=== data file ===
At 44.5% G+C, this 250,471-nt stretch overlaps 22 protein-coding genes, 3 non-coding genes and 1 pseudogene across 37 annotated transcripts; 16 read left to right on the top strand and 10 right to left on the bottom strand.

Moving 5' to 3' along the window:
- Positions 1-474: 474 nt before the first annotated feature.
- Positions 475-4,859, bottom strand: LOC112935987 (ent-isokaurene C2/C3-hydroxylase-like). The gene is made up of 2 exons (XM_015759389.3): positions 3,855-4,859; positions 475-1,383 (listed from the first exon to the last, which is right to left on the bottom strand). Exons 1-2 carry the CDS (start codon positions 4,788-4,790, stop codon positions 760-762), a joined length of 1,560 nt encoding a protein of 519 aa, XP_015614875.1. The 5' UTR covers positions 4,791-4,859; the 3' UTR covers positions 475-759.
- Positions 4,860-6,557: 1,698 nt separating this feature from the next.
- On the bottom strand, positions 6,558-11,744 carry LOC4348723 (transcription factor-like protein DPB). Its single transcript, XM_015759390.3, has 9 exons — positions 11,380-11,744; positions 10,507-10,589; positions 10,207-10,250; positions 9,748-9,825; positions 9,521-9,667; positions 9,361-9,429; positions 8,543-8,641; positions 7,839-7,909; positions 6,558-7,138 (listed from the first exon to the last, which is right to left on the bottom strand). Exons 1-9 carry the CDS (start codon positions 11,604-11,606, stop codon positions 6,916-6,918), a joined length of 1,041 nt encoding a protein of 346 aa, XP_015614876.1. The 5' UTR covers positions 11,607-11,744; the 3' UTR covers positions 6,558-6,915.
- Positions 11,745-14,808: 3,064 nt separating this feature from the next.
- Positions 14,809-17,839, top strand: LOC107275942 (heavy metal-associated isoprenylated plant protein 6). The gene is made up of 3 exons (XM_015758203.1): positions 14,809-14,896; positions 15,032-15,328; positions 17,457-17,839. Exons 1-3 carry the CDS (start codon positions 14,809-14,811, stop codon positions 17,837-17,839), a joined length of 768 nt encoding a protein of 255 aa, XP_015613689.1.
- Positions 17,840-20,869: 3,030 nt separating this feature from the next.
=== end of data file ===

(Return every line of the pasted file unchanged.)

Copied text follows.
At 44.5% G+C, this 250,471-nt stretch overlaps 22 protein-coding genes, 3 non-coding genes and 1 pseudogene across 37 annotated transcripts; 16 read left to right on the top strand and 10 right to left on the bottom strand.

Moving 5' to 3' along the window:
- Positions 1-474: 474 nt before the first annotated feature.
- Positions 475-4,859, bottom strand: LOC112935987 (ent-isokaurene C2/C3-hydroxylase-like). The gene is made up of 2 exons (XM_015759389.3): positions 3,855-4,859; positions 475-1,383 (listed from the first exon to the last, which is right to left on the bottom strand). Exons 1-2 carry the CDS (start codon positions 4,788-4,790, stop codon positions 760-762), a joined length of 1,560 nt encoding a protein of 519 aa, XP_015614875.1. The 5' UTR covers positions 4,791-4,859; the 3' UTR covers positions 475-759.
- Positions 4,860-6,557: 1,698 nt separating this feature from the next.
- On the bottom strand, positions 6,558-11,744 carry LOC4348723 (transcription factor-like protein DPB). Its single transcript, XM_015759390.3, has 9 exons — positions 11,380-11,744; positions 10,507-10,589; positions 10,207-10,250; positions 9,748-9,825; positions 9,521-9,667; positions 9,361-9,429; positions 8,543-8,641; positions 7,839-7,909; positions 6,558-7,138 (listed from the first exon to the last, which is right to left on the bottom strand). Exons 1-9 carry the CDS (start codon positions 11,604-11,606, stop codon positions 6,916-6,918), a joined length of 1,041 nt encoding a protein of 346 aa, XP_015614876.1. The 5' UTR covers positions 11,607-11,744; the 3' UTR covers positions 6,558-6,915.
- Positions 11,745-14,808: 3,064 nt separating this feature from the next.
- Positions 14,809-17,839, top strand: LOC107275942 (heavy metal-associated isoprenylated plant protein 6). The gene is made up of 3 exons (XM_015758203.1): positions 14,809-14,896; positions 15,032-15,328; positions 17,457-17,839. Exons 1-3 carry the CDS (start codon positions 14,809-14,811, stop codon positions 17,837-17,839), a joined length of 768 nt encoding a protein of 255 aa, XP_015613689.1.
- Positions 17,840-20,869: 3,030 nt separating this feature from the next.